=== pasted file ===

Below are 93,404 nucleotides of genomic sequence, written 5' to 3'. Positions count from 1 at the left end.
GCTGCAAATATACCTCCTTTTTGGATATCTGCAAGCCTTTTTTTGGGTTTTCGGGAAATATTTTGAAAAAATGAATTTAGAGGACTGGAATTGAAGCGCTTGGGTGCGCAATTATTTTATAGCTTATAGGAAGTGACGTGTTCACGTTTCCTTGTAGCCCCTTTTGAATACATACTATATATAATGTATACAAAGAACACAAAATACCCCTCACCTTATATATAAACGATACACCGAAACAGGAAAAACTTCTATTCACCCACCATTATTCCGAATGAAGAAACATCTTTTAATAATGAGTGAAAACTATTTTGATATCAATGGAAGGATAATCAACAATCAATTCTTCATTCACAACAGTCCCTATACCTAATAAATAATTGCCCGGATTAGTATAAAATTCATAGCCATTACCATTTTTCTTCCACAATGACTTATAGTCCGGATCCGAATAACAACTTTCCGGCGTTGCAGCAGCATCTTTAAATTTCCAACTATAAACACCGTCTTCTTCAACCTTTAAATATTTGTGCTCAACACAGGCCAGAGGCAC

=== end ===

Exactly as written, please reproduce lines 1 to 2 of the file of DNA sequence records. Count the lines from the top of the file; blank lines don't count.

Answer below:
Below are 93,404 nucleotides of genomic sequence, written 5' to 3'. Positions count from 1 at the left end.
GCTGCAAATATACCTCCTTTTTGGATATCTGCAAGCCTTTTTTTGGGTTTTCGGGAAATATTTTGAAAAAATGAATTTAGAGGACTGGAATTGAAGCGCTTGGGTGCGCAATTATTTTATAGCTTATAGGAAGTGACGTGTTCACGTTTCCTTGTAGCCCCTTTTGAATACATACTATATATAATGTATACAAAGAACACAAAATACCCCTCACCTTATATATAAACGATACACCGAAACAGGAAAAACTTCTATTCACCCACCATTATTCCGAATGAAGAAACATCTTTTAATAATGAGTGAAAACTATTTTGATATCAATGGAAGGATAATCAACAATCAATTCTTCATTCACAACAGTCCCTATACCTAATAAATAATTGCCCGGATTAGTATAAAATTCATAGCCATTACCATTTTTCTTCCACAATGACTTATAGTCCGGATCCGAATAACAACTTTCCGGCGTTGCAGCAGCATCTTTAAATTTCCAACTATAAACACCGTCTTCTTCAACCTTTAAATATTTGTGCTCAACACAGGCCAGAGGCAC